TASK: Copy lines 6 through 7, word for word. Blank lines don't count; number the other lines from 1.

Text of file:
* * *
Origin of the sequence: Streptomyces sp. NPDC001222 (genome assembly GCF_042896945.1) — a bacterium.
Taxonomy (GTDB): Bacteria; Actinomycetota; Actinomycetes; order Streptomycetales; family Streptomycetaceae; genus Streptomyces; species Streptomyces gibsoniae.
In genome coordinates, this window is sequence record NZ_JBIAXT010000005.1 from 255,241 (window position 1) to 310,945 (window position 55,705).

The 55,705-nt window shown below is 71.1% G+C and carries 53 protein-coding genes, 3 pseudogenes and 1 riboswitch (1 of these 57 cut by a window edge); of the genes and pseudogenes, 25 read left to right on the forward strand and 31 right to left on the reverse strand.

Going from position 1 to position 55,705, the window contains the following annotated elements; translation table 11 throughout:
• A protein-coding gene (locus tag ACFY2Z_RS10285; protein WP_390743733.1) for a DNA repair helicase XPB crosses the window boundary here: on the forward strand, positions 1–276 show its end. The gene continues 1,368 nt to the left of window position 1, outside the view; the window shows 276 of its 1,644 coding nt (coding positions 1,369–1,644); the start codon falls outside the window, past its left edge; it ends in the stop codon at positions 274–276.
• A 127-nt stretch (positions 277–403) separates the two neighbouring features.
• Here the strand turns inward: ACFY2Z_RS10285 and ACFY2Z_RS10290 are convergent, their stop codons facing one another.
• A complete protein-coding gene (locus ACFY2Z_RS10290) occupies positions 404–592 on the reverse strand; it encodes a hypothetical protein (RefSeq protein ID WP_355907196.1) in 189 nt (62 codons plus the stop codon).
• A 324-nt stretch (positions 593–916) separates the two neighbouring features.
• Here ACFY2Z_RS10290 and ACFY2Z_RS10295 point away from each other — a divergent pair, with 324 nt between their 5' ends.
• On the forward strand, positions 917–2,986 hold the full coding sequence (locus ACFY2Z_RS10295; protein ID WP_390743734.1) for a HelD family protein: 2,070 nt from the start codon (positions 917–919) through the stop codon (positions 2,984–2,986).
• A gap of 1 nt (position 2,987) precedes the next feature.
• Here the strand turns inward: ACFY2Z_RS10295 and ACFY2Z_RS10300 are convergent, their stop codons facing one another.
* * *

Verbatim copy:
• A protein-coding gene (locus tag ACFY2Z_RS10285; protein WP_390743733.1) for a DNA repair helicase XPB crosses the window boundary here: on the forward strand, positions 1–276 show its end. The gene continues 1,368 nt to the left of window position 1, outside the view; the window shows 276 of its 1,644 coding nt (coding positions 1,369–1,644); the start codon falls outside the window, past its left edge; it ends in the stop codon at positions 274–276.
• A 127-nt stretch (positions 277–403) separates the two neighbouring features.